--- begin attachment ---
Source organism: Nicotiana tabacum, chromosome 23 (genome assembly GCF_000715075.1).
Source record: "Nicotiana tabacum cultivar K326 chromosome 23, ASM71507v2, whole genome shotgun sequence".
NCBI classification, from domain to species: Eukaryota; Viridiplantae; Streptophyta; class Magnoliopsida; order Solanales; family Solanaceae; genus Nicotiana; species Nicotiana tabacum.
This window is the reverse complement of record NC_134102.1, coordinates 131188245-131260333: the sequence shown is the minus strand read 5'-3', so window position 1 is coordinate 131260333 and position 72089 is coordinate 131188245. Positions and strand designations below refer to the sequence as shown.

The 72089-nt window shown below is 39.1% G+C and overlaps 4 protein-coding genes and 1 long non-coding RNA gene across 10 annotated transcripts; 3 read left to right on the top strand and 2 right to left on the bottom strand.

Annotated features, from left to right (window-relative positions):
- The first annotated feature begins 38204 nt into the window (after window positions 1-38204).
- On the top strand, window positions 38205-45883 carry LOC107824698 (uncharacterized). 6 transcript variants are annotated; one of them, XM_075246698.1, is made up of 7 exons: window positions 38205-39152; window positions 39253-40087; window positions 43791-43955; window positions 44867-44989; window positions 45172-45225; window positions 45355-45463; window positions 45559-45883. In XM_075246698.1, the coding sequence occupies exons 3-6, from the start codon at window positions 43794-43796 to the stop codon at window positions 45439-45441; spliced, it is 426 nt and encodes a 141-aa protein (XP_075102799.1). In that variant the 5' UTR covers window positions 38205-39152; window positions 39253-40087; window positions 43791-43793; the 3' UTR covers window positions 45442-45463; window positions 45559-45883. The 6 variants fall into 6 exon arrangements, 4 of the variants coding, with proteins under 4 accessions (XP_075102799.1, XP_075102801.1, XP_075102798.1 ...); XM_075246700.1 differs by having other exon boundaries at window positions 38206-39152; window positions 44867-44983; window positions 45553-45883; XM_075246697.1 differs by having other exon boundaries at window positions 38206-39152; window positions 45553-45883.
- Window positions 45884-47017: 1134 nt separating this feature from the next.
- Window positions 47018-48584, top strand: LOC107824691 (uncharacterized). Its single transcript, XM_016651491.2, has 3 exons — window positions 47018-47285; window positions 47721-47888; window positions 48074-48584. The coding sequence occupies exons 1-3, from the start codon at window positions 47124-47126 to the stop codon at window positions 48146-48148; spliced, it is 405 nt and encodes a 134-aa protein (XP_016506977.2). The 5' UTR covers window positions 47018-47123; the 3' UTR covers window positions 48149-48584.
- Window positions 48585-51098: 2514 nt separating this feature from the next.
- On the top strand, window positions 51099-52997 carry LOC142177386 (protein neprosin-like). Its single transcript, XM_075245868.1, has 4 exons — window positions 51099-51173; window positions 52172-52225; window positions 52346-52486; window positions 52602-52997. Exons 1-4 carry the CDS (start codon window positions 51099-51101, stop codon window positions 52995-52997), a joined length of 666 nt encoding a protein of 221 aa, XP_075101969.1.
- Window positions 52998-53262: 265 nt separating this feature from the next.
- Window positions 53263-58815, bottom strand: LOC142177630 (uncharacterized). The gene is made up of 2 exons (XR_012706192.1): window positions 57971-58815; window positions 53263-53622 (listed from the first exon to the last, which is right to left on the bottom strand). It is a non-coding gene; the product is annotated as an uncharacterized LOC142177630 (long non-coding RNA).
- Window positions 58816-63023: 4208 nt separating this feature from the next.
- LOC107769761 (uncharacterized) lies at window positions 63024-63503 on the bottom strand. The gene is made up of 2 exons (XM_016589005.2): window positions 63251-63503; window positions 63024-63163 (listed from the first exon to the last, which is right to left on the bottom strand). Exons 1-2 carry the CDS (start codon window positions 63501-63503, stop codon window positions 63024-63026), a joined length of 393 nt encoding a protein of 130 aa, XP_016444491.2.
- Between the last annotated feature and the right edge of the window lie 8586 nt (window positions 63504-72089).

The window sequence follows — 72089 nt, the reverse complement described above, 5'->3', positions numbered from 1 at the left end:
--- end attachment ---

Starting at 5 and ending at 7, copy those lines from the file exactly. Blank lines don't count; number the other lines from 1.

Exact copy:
The 72089-nt window shown below is 39.1% G+C and overlaps 4 protein-coding genes and 1 long non-coding RNA gene across 10 annotated transcripts; 3 read left to right on the top strand and 2 right to left on the bottom strand.

Annotated features, from left to right (window-relative positions):
- The first annotated feature begins 38204 nt into the window (after window positions 1-38204).